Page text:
Coronavirus: The air in aircraft cabins is actually much fresher than in your home or office

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If you are among the dwindling number of airline passengers taking to the skies during the coronavirus outbreak, breathe easy. The air in your cabin is almost certainly fresher and freer from disease-causing pathogens than that which many of us breathe in the typical office or home below.

Cabin air is changed every two to three minutes, that is 20 to 30 times every hour, according to Zhu Tao, deputy director of the flight standard department under China's Civil Aviation Administration.

At a news conference last month, he also noted that cabin ventilation systems are designed for vertical, not horizontal, air flow, which effectively reduces the risk of a virus spreading on a plane.

This is because human-to-human transmission of the new coronavirus is believed to occur mainly through droplets, which generally are not affected by air flowing through a space, so they fall fairly close to where they originate - usually within a metre.

That is why the World Health Organisation defines "contact" with an infected passenger on a plane as having been seated within two to three rows of that person. The infection risk for those sitting outside that zone is much lower.

American pilot Patrick Smith, who writes the popular blog Ask The Pilot and is the author of Cockpit Confidential, notes that on-board filtration systems capture 94 to 99.9 per cent of airborne microbes, and that the total changeover of in-flight air every two or three minutes is far more frequent than the air refreshment in offices, cinemas, or classrooms.

Howie Weiss, a professor of biology and mathematics with Pennsylvania State University's Centre for Infectious Disease Dynamics, is another American expert on the subject.

Five years ago, when he taught at the Georgia Institute of Technology, he did a study, in collaboration with Emory School of Public Health, on routes of infectious disease transmission in an aeroplane cabin.

US aeroplane manufacturer Boeing funded the study in order to know more about how these illnesses might spread on board an airliner.

Ten domestic flights within the United States of three to five hours duration, and carrying about 1,500 passengers and cabin crew, were involved in the study, for which Boeing 757 single-aisle planes with three seats on each side were used.

"We had 10 graduate students on each flight who recorded all the behaviours, frequency of movements and [location] of all the passengers and crew in the economy cabin. The data [told] us who was within a metre of whom at any instant in time. We did realistic modelling [based on the data]," Weiss says.

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The study focused on the transmission of flu or other respiratory infections spread mainly through droplets.

"The droplets will fall within a metre from [where] one coughs," Weiss says. "There's a reasonable chance that [a sick person] will infect the passengers seated within a metre. The transmission [chance] to anyone else is relatively small."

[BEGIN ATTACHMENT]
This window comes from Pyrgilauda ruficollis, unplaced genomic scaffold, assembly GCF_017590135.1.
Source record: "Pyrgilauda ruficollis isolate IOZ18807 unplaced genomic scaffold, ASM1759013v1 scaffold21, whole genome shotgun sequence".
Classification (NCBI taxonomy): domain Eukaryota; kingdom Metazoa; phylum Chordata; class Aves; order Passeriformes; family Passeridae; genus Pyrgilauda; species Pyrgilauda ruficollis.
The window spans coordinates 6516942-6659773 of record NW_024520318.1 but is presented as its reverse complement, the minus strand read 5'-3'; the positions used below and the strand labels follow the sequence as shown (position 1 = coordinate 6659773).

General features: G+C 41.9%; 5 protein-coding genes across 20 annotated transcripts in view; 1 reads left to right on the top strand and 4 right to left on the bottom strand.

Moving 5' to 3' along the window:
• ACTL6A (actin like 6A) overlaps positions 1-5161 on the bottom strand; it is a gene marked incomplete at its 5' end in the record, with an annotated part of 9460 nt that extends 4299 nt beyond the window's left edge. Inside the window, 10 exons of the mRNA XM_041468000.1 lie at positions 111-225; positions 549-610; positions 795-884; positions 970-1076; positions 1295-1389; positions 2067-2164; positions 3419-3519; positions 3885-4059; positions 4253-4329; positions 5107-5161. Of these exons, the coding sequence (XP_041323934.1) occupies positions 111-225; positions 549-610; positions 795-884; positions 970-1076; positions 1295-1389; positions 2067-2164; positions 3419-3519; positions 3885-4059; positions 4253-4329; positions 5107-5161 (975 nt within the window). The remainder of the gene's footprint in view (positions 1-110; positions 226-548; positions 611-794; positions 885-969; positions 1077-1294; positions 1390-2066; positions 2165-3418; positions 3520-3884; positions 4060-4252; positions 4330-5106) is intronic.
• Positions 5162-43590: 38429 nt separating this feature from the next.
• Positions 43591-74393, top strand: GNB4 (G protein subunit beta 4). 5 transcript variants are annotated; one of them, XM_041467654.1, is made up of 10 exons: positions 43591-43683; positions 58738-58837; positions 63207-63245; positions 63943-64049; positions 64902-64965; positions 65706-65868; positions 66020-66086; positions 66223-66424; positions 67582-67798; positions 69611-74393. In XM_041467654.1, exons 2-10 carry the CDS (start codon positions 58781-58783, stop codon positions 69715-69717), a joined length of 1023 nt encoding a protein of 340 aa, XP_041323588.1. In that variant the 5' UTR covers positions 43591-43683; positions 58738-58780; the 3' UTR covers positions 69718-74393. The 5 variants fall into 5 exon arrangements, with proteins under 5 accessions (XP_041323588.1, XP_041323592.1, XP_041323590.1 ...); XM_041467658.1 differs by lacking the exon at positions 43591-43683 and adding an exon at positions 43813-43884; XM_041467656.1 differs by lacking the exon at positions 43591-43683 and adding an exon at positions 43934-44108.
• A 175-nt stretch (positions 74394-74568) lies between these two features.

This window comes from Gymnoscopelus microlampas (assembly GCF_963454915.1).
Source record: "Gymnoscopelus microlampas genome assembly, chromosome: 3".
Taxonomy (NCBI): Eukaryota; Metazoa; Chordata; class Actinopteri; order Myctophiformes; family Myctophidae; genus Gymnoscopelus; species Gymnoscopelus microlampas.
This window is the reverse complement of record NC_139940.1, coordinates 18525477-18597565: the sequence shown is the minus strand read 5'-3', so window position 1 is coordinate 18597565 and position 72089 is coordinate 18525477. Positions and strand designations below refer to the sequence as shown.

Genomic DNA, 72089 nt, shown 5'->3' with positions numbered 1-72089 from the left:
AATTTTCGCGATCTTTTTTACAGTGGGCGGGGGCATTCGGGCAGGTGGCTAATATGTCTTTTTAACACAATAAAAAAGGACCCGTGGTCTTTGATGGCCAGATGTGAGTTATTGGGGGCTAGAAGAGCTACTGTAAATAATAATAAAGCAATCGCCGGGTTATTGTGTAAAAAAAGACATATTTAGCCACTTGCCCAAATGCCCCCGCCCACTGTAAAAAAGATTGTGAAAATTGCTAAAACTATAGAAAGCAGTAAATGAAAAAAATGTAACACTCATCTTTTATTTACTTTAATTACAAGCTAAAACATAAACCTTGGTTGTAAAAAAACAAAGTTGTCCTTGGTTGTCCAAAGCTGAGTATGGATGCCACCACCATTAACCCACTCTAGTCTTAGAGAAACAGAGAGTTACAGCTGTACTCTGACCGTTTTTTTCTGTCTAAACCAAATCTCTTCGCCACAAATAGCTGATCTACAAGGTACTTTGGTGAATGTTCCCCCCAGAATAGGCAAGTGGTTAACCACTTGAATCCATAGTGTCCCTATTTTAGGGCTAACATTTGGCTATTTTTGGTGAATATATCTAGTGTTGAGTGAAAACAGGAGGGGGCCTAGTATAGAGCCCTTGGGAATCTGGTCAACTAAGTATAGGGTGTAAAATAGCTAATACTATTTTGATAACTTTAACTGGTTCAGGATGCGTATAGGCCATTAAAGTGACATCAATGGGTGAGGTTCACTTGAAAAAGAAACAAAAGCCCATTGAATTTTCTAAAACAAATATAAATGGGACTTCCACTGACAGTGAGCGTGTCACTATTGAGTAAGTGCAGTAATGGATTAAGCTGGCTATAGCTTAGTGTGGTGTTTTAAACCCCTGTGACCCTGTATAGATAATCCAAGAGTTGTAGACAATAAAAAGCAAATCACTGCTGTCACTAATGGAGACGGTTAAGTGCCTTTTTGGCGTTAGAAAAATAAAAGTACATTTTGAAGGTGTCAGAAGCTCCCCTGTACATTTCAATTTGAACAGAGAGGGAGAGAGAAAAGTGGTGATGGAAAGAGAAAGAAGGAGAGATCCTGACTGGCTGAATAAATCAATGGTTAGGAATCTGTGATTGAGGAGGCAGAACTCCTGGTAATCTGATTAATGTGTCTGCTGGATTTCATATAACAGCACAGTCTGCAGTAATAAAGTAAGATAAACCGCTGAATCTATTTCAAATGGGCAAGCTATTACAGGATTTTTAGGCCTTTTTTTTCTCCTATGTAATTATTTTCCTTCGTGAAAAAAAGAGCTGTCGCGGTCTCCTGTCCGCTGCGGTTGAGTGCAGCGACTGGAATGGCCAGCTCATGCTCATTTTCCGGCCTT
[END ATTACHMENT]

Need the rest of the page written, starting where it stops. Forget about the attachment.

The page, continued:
The study showed that the window seat is the best seat to take to reduce the risk of infection, Weiss says.

"[We found out that] if I'm seated in the aisle, I'm always within one metre of anyone walking down the aisle. The passenger seated by the window is farther away than a metre. That means if he doesn't move, he is not going to have close contact, or one-metre contact, with anyone walking down the aisle."

However, Weiss notes that sitting by the window is no protection if the plane's configuration has only two seats in the window column.

"If you take a plane that is a two-five-two configuration, [with two aisles and] only two seats across in one section of the plane, [the window seat passengers] are within a metre of anyone walking down the aisle."

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Weiss says his study did not cover indirect transmission, in which a pathogen is transmitted by a passenger touching an object which was previously touched by an infected person.

An example: "A sick person coughs on his hands, goes to a lavatory, turns the doorknob and another person follows him, touches the doorknob and [afterwards] his face, eyes or nose. This is easy to prevent by washing the hands thoroughly. If it's impractical to wash hands thoroughly after touching any surface, then one should use hand sanitiser whenever he touches any surface on a plane."

Smith, in his Ask The Pilot blog, writes: "Unless you're sitting very close to an infected person, chances of getting infected [in-flight] are low. And when people do become ill from flying, it's usually from something they touch, not from something they breathe. A little hand sanitiser is probably a better safeguard than the masks I occasionally see passengers wearing."


  1. Avoid sitting near people with symptoms of respiratory illness.
  2. Take a window seat far from the aisle.
  3. Avoid walking around the plane.
  4. Avoid touching items on the plane.
  5. Use hand sanitiser upon returning to your seat after using the lavatory. Even if you followed hand-washing guidelines, using soap for at least 20 seconds, you may have touched a germ-laden handle or overhead bin afterwards.

For the latest updates on the coronavirus, visit here.

This article was first published in the South China Morning Post.